But he listens. He is very empathetic. If his mother cries, like she did when her parents died within 5 weeks of each other this past year, Pablo will also cry. If everyone is laughing at the dinner table, he will laugh the loudest. If someone said something rude about him, he would internalize it and would be so hurt. He is not lesser than for not speaking. He communicates with others, you just gotta listen for it. But can you see how our rhetoric affects people?

Bipolar Is Not An Adjective

“She is sooooo bipolar! Isn’t she?”

No. Just nope.

You can’t just diagnose a person because they are a little moody, or have one singular trait that is conducive with bipolar disorder. I can’t fucking stand it. There have been many a times when this was said about me before I was diagnosed bipolar.

Nothing makes a bipolar person more mad than being called bipolar. Imagine if I wasn’t actually bipolar and to have this negative stigma wrapped around me because one ignorant human wants to name call you bipolar, especially when that isn’t the case.

As bipolar people, we already have enough on our plates. Not only battle our own demons, fight off our symptoms, and address the inequality we face due to the stigma that is associated with this disorder, we also have to teach your stupid ass to be kind to one another. It would be one thing to say something once to a person, to get them to stop using the term bipolar as an adjective. But it is never just a one time thing.

If I address your incorrect rhetoric, you will then go and talk about me behind my back and say “how bipolar” I was being for bringing up such a ludicrous idea, God forbid YOU do something wrong.

I know I am being a little dramatic, but I say these things because I have either a) been through it or b) witnessed it happen myself. But I digress.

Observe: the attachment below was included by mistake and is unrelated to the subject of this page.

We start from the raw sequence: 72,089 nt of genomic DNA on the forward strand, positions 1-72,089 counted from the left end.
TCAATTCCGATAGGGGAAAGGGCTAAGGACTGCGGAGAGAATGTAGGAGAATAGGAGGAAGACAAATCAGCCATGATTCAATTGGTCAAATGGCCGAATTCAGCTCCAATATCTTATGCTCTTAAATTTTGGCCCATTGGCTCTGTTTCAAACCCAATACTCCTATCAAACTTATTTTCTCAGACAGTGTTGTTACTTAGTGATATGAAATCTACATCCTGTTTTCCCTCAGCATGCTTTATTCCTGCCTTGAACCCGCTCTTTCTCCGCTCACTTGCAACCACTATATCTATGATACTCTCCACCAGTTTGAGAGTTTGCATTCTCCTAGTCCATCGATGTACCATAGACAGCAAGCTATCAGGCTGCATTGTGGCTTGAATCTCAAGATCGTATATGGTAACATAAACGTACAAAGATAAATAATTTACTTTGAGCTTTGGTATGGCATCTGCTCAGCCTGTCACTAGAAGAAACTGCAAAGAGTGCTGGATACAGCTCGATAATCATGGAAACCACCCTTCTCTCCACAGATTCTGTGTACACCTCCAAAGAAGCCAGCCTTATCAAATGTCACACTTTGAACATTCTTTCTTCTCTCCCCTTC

Ignorance is not bliss

My former employer, who was an attorney, always said ignorance is a lack of knowledge. If you break down the word ‘ignorance’, you get “ignore” and “ance”. Then you get the definition “to intentionally disregard” and “denoting an action”. Bring it all together: Ignorance is acting on your intention to disregard or failure to consider something.

It was ironic that this boss in particular was so ignorant towards me. He fired me because I was bipolar.

I struggled with this for such a long time. I posted a series of photos on Facebook where I finally embraced myself in that I am bipolar and once he saw those, he thought I was jeopardizing the company and suspended me, and proceeded to fire me. Then when I filed unemployment for unfair termination, he tried to fight me on it and I had to make a case to the state of Washington on how he discriminated against me.

Fortunately, I won my case and received my benefits until I could find a temporary job. The state of Washington found not one, not two… but five different statutes that supported me in my case. For being an attorney, he wasn’t the brightest, especially in terms of employment law. Yet somehow he is still in business….

Bottom line here: please educate yourself in regard to bipolar and other mental illnesses before you judge or discriminate against others unfairly. It takes maybe an hour to research and find out nearly everything you need to know about bipolar disorder, but one sentence, less than 60 seconds, to hurt a bipolar person due to poor rhetoric and the effects of that poor rhetoric can have life long effects and even life ending effects.

As a Bipolar Individual…

If you hear rhetoric that is hurtful, discriminatory, or plain wrong, SPEAK UP. Please, do not remain silenced in fear of “outting” yourself. If you want change, you must be the change in the world and that change starts with your actions, and more importantly, with your rhetoric.

I have quit jobs because I have been disrespected and my mental illness was not treated with any respect or importance. Trust me when I say, there are other jobs out there and yes, it does indeed get better. You have one physical life and while you are here with bipolar, it does not mean your diagnosis is a death sentence.

Strive for more. It does get better. It all stems down to how you see yourself. How you envision yourself is how others will see you. You matter. Your words matter. Your actions matter.

Go get ’em.

Til Next Time,

Dani